NOT ALL government spending decisions are made here in Washington. About 45 percent of all the public spending in the United States is done by state and local governments, and more than one-tenth of that is spent in the president's home state of California. In the bad old days when Candidate Reagan was decrying $30 billion federal deficits, some of their evil effects were offset by the states, whose budget balances amounted to 9 percent of their revenues. Those days--need we say it?--are gone.

Some of the states, notably California, have been threatening to run deficits themselves. California's Gov. George Deukmejian, like his longtime political ally Ronald Reagan, proclaims himself totally opposed to tax increases. In fights with the Democratic state legislature, he appeared willing to accept a deficit, as the president has nationally, rather than allow a rise in taxes. Now Mr. Deukmejian, by applying his line-item veto to $1.1 billion in spending, says he has put the budget of the nation's largest state into balance without raising taxes.

Or has he? He approved $450 million of what some people in the Reagan administration call revenue enhancements, through changes in state income tax and motor vehicle rules. He claims $191 million in savings by cancelling payments to a teachers' pension fund and $230 million by requiring community college fees, which the legislature may not authorize. If these dubious cuts don't stick, or if California's revenues prove less than expected, the sales tax will be raised from 6 to 7 percent by an automatic trigger law reminiscent of the contingent federal tax increase President Reagan has proposed. In any case, localities are likely to raise taxes and fees to compensate for cuts in state aid.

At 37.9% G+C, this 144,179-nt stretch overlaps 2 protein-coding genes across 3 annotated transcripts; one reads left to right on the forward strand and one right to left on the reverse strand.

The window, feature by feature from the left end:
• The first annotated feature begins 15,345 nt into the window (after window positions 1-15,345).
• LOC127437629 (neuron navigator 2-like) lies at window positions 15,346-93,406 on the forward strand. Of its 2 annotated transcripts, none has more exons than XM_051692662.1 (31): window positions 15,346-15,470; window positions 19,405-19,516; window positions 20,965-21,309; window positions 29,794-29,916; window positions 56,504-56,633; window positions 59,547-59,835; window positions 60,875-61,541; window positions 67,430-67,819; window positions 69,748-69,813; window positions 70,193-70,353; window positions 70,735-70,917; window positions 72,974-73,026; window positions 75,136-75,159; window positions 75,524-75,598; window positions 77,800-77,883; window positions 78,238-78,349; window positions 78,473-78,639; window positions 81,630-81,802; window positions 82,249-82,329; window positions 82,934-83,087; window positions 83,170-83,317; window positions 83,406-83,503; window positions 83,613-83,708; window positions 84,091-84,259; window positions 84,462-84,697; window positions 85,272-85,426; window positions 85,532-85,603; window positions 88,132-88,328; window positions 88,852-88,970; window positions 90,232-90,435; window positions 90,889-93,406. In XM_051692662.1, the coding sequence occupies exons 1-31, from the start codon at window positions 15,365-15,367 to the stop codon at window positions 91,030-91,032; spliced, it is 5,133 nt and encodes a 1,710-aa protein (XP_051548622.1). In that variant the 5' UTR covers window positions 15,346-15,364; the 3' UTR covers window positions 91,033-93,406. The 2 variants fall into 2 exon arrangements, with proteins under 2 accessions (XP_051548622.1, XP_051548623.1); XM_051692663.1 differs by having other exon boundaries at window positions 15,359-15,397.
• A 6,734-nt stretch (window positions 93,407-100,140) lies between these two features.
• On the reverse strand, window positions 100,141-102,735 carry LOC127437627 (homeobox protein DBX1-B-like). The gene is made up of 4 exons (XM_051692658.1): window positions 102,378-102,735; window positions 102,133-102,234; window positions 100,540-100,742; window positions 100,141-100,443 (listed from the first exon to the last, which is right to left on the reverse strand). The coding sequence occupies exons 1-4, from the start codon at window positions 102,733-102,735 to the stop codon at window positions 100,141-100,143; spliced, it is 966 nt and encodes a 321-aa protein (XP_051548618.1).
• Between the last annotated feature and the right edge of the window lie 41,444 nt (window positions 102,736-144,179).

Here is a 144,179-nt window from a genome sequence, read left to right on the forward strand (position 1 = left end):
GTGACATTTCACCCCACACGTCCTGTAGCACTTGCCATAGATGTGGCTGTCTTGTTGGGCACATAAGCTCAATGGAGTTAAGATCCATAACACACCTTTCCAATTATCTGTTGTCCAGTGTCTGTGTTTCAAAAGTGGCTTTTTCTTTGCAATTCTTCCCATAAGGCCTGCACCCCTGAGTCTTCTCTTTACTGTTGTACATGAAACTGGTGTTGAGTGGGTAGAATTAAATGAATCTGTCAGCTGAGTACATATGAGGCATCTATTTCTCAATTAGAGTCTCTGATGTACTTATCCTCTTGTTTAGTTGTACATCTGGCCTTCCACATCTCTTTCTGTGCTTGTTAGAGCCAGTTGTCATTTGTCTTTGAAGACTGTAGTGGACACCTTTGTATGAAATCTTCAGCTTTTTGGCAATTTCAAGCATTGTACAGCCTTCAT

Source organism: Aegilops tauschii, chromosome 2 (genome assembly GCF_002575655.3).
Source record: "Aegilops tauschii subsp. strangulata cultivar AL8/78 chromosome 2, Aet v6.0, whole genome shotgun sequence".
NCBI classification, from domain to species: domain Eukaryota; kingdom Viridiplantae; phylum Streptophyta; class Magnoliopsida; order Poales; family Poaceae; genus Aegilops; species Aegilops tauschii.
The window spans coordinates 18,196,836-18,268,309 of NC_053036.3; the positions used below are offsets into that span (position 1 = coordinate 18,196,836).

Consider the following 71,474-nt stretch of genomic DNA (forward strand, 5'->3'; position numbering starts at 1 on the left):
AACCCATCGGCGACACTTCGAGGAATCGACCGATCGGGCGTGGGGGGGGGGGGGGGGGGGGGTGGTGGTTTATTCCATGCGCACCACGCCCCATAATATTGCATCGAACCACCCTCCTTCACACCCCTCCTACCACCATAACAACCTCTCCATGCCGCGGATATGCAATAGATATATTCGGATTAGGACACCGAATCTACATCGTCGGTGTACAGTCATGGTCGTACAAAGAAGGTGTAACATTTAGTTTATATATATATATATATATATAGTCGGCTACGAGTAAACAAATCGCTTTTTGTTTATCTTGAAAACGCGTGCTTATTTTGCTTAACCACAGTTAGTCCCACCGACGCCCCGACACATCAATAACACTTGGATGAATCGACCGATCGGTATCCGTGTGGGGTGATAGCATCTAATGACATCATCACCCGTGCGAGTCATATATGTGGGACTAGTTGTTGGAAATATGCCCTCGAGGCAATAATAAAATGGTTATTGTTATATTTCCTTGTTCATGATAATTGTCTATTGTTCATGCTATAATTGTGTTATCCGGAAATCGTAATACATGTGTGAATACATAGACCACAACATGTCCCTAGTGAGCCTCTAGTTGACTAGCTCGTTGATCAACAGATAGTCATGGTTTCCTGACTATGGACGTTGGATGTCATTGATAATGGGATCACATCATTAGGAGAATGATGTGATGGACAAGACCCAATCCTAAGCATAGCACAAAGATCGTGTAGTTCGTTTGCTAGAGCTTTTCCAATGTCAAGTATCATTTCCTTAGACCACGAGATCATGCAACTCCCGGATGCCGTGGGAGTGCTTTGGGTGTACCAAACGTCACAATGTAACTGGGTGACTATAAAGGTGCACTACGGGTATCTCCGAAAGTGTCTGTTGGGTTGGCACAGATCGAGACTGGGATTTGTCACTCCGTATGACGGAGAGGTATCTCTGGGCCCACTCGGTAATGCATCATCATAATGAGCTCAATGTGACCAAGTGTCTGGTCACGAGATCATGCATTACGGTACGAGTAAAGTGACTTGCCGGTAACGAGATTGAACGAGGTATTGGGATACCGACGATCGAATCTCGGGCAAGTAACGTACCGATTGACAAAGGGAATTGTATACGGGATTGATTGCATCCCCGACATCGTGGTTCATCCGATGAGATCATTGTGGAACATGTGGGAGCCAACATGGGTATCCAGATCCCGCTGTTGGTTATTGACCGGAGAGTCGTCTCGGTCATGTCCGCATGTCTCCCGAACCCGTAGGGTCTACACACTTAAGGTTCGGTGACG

Mr. Deukmejian may be bailed out by a surge in revenues generated by the buoyant economy that Mr. Reagan's unintentionally Keynesian policy of large deficits has finally produced. Despite his apparent success in holding taxes down, the ultimate effect of his policies, like those of other big-state governors, may very well be to raise taxes and to eliminate the state and local surpluses that used to offset the federal deficit. Certainly that's the larger national trend: lower federal taxes have been accompanied by higher state and local taxes, as politicianse to pay for services the voters demand.